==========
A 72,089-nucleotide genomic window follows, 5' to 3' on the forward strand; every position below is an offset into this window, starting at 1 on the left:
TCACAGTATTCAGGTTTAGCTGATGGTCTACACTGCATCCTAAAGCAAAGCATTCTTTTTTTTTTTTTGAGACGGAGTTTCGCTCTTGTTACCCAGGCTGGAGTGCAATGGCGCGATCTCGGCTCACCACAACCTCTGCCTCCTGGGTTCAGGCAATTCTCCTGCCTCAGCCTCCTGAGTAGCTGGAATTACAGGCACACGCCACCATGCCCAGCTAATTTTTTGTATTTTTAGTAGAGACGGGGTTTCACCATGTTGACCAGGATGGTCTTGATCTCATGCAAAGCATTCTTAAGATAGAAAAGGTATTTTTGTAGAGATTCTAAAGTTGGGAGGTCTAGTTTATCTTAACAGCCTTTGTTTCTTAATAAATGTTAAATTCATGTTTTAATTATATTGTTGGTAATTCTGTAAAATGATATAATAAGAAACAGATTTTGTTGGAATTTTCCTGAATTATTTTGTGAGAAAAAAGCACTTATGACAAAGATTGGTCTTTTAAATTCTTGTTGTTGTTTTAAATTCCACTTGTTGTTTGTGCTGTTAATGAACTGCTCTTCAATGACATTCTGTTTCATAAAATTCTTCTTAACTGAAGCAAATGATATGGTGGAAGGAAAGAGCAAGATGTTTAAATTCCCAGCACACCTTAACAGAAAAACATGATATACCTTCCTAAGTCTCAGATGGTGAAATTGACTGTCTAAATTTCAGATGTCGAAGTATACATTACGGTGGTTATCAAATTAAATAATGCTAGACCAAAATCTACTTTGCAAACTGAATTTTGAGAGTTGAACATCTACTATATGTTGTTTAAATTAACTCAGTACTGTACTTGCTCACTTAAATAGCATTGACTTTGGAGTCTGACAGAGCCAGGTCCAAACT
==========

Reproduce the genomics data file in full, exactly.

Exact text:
A 72,089-nucleotide genomic window follows, 5' to 3' on the forward strand; every position below is an offset into this window, starting at 1 on the left:
TCACAGTATTCAGGTTTAGCTGATGGTCTACACTGCATCCTAAAGCAAAGCATTCTTTTTTTTTTTTTGAGACGGAGTTTCGCTCTTGTTACCCAGGCTGGAGTGCAATGGCGCGATCTCGGCTCACCACAACCTCTGCCTCCTGGGTTCAGGCAATTCTCCTGCCTCAGCCTCCTGAGTAGCTGGAATTACAGGCACACGCCACCATGCCCAGCTAATTTTTTGTATTTTTAGTAGAGACGGGGTTTCACCATGTTGACCAGGATGGTCTTGATCTCATGCAAAGCATTCTTAAGATAGAAAAGGTATTTTTGTAGAGATTCTAAAGTTGGGAGGTCTAGTTTATCTTAACAGCCTTTGTTTCTTAATAAATGTTAAATTCATGTTTTAATTATATTGTTGGTAATTCTGTAAAATGATATAATAAGAAACAGATTTTGTTGGAATTTTCCTGAATTATTTTGTGAGAAAAAAGCACTTATGACAAAGATTGGTCTTTTAAATTCTTGTTGTTGTTTTAAATTCCACTTGTTGTTTGTGCTGTTAATGAACTGCTCTTCAATGACATTCTGTTTCATAAAATTCTTCTTAACTGAAGCAAATGATATGGTGGAAGGAAAGAGCAAGATGTTTAAATTCCCAGCACACCTTAACAGAAAAACATGATATACCTTCCTAAGTCTCAGATGGTGAAATTGACTGTCTAAATTTCAGATGTCGAAGTATACATTACGGTGGTTATCAAATTAAATAATGCTAGACCAAAATCTACTTTGCAAACTGAATTTTGAGAGTTGAACATCTACTATATGTTGTTTAAATTAACTCAGTACTGTACTTGCTCACTTAAATAGCATTGACTTTGGAGTCTGACAGAGCCAGGTCCAAACT